The purpose of this project was to shift medical education standards by further developing and expanding the reach of the Whole Person Care model utilized in McGill’s palliative care center. The project sought to extend the Whole Person Care model to the rest of McGill’s medical school in order to improve patient quality of life, especially in cases of terminal illness. The Whole Person Care model acknowledges that patient care should extend beyond the bio-medical treatment of pathologies and encompass the full psychosocial wellbeing of the individual. The goal was to integrate the healing process into the treatment of patients at every level of care by teaching students how to better respond to suffering experienced by the whole person. This project successfully resulted in the establishment of a Whole Person Care Research Program with collaborative links with the Faculty of Nursing, Faculty of Education, Faculty of Social Work, and Faculty of Religious Studies.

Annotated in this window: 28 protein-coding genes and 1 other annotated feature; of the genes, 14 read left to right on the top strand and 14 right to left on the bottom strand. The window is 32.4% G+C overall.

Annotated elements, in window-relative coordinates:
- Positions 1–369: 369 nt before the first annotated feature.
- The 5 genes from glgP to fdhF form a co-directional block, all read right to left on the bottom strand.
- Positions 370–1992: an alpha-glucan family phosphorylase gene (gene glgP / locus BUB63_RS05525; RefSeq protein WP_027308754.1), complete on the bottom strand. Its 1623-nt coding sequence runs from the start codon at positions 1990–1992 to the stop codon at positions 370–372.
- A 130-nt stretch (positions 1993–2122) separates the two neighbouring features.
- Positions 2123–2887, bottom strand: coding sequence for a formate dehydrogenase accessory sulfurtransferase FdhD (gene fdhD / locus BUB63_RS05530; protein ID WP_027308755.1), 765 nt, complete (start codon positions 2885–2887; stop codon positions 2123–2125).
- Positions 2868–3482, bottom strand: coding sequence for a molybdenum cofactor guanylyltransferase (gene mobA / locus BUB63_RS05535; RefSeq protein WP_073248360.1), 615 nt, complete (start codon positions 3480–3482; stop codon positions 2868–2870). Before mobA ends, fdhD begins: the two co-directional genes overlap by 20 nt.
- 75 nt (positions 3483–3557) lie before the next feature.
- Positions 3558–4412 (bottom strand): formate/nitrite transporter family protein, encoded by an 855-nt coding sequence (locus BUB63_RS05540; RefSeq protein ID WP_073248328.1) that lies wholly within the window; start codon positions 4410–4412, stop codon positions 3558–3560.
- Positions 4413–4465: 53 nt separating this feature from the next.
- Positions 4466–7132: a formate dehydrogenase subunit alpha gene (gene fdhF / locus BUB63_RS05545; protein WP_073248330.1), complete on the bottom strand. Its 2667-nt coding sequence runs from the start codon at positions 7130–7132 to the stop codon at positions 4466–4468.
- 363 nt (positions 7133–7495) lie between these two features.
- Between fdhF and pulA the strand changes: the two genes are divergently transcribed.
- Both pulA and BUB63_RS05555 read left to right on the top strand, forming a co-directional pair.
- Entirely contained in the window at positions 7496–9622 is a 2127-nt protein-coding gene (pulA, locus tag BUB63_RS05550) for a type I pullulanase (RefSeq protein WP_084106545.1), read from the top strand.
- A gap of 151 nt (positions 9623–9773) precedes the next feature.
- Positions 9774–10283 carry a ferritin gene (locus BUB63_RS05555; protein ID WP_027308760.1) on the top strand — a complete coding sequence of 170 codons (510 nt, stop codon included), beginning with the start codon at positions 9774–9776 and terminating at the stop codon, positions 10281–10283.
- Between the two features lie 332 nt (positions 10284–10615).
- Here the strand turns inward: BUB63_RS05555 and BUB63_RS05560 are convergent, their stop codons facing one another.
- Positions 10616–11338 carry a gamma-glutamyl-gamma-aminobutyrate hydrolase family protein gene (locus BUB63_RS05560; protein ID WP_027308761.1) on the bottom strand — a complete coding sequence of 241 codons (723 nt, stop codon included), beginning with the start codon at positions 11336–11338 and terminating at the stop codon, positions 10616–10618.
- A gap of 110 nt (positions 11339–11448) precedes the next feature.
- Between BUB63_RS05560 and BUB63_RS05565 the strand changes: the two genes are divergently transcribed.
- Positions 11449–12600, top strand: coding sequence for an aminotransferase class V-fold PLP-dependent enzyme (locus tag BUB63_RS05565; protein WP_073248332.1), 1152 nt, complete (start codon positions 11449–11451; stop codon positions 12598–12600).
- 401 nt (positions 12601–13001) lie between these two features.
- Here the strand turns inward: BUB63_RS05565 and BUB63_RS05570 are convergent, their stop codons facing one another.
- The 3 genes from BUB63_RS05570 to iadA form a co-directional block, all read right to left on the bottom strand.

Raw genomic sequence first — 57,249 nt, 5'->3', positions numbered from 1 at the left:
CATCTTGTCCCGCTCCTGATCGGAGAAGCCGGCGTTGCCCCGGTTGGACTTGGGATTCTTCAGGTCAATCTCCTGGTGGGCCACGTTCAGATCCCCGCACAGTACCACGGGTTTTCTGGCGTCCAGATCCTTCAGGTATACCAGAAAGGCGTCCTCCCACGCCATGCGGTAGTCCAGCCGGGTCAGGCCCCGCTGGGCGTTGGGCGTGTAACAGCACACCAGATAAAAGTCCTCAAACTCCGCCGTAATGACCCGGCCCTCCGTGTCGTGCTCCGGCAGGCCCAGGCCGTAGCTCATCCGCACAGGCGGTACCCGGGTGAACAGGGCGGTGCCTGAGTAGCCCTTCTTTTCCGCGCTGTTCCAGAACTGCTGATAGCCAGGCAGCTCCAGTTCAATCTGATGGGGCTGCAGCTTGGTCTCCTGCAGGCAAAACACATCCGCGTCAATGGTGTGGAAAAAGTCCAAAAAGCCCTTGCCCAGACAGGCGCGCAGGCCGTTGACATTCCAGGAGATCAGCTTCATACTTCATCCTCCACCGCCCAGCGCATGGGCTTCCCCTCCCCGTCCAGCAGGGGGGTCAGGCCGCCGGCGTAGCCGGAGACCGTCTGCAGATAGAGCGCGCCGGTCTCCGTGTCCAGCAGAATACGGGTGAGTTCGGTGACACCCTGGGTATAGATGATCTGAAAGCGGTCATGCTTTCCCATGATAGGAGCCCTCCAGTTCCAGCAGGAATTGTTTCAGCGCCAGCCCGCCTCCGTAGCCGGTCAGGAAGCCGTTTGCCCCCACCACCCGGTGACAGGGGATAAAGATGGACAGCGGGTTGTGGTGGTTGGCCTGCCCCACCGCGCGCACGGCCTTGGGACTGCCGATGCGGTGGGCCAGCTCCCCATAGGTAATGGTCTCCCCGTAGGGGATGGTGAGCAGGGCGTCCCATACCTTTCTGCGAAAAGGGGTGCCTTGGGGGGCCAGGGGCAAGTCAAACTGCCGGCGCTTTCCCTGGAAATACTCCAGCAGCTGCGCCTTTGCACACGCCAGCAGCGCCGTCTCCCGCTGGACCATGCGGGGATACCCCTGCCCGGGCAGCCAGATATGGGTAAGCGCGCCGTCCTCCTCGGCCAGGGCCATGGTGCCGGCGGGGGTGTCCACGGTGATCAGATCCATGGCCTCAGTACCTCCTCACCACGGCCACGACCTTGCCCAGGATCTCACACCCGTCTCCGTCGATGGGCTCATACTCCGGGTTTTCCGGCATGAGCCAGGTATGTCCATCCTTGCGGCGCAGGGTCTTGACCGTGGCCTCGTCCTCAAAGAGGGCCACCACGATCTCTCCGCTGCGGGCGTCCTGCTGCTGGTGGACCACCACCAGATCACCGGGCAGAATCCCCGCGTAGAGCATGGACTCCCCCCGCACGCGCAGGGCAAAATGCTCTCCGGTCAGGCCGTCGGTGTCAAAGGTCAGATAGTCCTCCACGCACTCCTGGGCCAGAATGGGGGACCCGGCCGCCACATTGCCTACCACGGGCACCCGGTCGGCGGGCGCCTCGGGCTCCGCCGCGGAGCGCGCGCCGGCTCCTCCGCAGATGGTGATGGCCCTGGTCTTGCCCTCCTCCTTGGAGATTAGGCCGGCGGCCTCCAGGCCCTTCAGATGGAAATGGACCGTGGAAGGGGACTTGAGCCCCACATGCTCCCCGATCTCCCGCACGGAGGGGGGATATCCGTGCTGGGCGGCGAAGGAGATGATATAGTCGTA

The Wounding Path to Becoming Healers: Medical students’ apprenticeship experiences – https://secureweb.mcgill.ca/wholepersoncare/sites/mcgill.ca.wholepersoncare/files/WoundingPath_2008.pdf
This report analyzes the data collected by 19 self-selecting students who agreed to journal about their apprenticeship experiences in a teaching hospital. They were specifically responding to the prompt, “reflect on and write about what’s happening to you when you see patients.” The study found that while students often demonstrated caring attitudes, these did not necessarily translate into caring practices in dealing with patients. Frequently, students found that the hierarchy of the medical training system forced them to keep pace with instructors at the expense of attentive patient care. To overcome problems such as these, the report recommended a general retooling of the medical field, so that doctors learned to understand the importance of both curing and caring.